Management & Operations

NABI Buys U.K.’s Optare Holdings Ltd.

Posted on January 22, 2000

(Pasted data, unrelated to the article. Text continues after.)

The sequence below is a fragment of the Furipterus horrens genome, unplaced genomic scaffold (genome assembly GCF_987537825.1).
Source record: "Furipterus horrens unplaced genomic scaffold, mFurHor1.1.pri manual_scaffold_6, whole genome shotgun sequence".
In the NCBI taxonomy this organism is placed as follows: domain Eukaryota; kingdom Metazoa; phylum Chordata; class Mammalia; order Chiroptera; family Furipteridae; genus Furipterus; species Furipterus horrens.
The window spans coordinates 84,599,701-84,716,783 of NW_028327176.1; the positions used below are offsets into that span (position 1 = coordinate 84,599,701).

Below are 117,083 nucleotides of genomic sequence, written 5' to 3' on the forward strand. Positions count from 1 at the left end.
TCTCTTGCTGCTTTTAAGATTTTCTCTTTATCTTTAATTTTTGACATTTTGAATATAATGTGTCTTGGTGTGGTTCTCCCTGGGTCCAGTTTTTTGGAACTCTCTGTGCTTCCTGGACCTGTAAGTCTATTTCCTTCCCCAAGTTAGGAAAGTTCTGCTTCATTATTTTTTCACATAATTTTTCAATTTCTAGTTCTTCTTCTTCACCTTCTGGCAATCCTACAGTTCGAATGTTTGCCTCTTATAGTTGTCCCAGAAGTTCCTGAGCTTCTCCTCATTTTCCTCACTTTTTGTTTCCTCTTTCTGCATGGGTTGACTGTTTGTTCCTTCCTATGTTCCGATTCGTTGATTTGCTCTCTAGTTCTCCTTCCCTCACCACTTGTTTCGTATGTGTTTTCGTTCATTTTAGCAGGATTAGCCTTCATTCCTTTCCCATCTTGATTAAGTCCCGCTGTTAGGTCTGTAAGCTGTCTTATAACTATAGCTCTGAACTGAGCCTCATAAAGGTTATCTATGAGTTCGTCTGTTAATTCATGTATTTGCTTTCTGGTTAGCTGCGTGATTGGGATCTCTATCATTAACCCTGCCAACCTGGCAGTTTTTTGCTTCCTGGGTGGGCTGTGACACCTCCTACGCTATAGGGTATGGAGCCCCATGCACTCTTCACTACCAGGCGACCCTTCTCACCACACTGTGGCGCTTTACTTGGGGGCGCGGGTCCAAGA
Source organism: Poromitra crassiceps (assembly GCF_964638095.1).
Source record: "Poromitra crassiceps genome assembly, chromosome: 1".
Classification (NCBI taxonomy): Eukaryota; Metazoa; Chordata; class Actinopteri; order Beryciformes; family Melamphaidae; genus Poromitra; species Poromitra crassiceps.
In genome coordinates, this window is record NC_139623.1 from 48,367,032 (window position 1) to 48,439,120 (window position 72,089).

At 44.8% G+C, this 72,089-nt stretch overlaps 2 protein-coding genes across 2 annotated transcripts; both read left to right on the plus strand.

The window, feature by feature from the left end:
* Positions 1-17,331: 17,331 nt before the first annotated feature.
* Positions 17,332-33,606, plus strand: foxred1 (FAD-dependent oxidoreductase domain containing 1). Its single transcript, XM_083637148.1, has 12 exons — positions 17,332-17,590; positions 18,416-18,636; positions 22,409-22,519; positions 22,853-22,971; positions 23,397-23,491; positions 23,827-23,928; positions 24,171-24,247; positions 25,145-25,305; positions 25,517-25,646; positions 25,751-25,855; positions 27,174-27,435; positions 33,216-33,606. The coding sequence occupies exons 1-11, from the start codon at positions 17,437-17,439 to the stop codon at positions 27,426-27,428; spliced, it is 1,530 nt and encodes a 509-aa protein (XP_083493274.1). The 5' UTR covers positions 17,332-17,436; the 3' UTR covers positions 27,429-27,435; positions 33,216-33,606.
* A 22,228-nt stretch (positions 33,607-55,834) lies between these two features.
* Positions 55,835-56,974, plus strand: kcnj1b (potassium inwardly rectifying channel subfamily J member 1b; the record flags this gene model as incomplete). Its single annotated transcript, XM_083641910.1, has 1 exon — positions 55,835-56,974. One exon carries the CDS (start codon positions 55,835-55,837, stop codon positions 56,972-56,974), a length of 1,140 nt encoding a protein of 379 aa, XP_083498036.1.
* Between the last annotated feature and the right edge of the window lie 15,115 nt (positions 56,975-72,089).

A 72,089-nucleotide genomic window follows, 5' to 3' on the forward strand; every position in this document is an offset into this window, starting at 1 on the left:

In a role reversal between the two sides of the Atlantic, January, North American Bus Industries Inc. announced it acquired Optare Holdings Ltd., headquartered in Leeds, England. The total value of the acquisition is $35.2 million including assumed debt. Optare Holdings is the third largest city bus manufacturer in the United Kingdom. NABI said it will retain Optare’s current management. Peter Rona, founding chairman of NABI noted, “The transaction is based upon strong industrial and marketing synergies. Both companies have excellent products, innovative technologies and outstanding marketing expertise in their own traditional markets. I am convinced that adding Optare to NABI will create significant value for our shareholders.” Added Russell Richardson, managing director of Optare, “This relationship with NABI now provides us with fast-track access to new technologies and new markets.” Most notable among these is NABI’s designs and attendant worldwide licenses for the manufacturing technologies for its integral bus using a composite fiberglass-carbon body. NABI also has significant experience in producing low-emission, natural-gas powered buses. European operators are increasingly demanding such technologies as environmental pressures mount. The move also gives NABI an entry into the European market, something which it did not have even though it is owned by the First Hungary Fund and is listed on the Budapest Stock Exchange. Optare, on the other hand, has gained success with British fleet operators using its comprehensive line of integral body/chassis structured low-floor buses of its own design. A number of its models seem appropriate for the North American market; however, previously Optare had no viable means of accessing operators in this market, company officials said. Recently, Optare unveiled plans for a small, low-floor bus targeted at neighborhood, rural and specialty sectors. Scheduled for debut later this year, this vehicle will meet or exceed new standards outlined in the British Disability Discrimination Act. The DDA is expected to accelerate the purchase of new low-floor vehicles substantially in Britain over the next decade.

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